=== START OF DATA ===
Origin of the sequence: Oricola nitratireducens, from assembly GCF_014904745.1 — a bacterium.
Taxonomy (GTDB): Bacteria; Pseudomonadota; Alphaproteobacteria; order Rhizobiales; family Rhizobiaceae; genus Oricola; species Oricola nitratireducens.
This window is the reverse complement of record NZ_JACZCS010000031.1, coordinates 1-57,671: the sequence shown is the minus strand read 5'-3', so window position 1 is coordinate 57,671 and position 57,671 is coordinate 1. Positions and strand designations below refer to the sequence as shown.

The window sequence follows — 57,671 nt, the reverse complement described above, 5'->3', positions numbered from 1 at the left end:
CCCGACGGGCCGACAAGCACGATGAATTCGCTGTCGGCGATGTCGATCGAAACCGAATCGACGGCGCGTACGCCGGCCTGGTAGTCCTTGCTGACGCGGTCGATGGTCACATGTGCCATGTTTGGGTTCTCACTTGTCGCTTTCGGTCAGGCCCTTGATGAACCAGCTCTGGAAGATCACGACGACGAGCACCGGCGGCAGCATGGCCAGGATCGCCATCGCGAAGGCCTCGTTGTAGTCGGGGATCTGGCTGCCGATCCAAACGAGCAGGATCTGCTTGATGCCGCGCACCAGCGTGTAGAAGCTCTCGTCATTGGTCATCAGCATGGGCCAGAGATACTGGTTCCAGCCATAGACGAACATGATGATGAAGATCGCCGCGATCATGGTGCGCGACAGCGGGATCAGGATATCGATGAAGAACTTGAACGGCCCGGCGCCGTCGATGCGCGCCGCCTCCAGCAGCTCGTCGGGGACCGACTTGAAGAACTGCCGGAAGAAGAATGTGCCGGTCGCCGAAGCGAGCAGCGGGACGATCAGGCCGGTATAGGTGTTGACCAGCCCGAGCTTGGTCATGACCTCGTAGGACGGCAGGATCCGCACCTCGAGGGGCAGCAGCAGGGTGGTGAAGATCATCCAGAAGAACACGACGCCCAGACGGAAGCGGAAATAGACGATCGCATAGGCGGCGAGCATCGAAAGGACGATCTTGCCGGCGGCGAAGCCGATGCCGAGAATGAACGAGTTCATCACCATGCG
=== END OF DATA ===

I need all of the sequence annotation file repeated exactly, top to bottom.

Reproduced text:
Origin of the sequence: Oricola nitratireducens, from assembly GCF_014904745.1 — a bacterium.
Taxonomy (GTDB): Bacteria; Pseudomonadota; Alphaproteobacteria; order Rhizobiales; family Rhizobiaceae; genus Oricola; species Oricola nitratireducens.
This window is the reverse complement of record NZ_JACZCS010000031.1, coordinates 1-57,671: the sequence shown is the minus strand read 5'-3', so window position 1 is coordinate 57,671 and position 57,671 is coordinate 1. Positions and strand designations below refer to the sequence as shown.

The window sequence follows — 57,671 nt, the reverse complement described above, 5'->3', positions numbered from 1 at the left end:
CCCGACGGGCCGACAAGCACGATGAATTCGCTGTCGGCGATGTCGATCGAAACCGAATCGACGGCGCGTACGCCGGCCTGGTAGTCCTTGCTGACGCGGTCGATGGTCACATGTGCCATGTTTGGGTTCTCACTTGTCGCTTTCGGTCAGGCCCTTGATGAACCAGCTCTGGAAGATCACGACGACGAGCACCGGCGGCAGCATGGCCAGGATCGCCATCGCGAAGGCCTCGTTGTAGTCGGGGATCTGGCTGCCGATCCAAACGAGCAGGATCTGCTTGATGCCGCGCACCAGCGTGTAGAAGCTCTCGTCATTGGTCATCAGCATGGGCCAGAGATACTGGTTCCAGCCATAGACGAACATGATGATGAAGATCGCCGCGATCATGGTGCGCGACAGCGGGATCAGGATATCGATGAAGAACTTGAACGGCCCGGCGCCGTCGATGCGCGCCGCCTCCAGCAGCTCGTCGGGGACCGACTTGAAGAACTGCCGGAAGAAGAATGTGCCGGTCGCCGAAGCGAGCAGCGGGACGATCAGGCCGGTATAGGTGTTGACCAGCCCGAGCTTGGTCATGACCTCGTAGGACGGCAGGATCCGCACCTCGAGGGGCAGCAGCAGGGTGGTGAAGATCATCCAGAAGAACACGACGCCCAGACGGAAGCGGAAATAGACGATCGCATAGGCGGCGAGCATCGAAAGGACGATCTTGCCGGCGGCGAAGCCGATGCCGAGAATGAACGAGTTCATCACCATGCG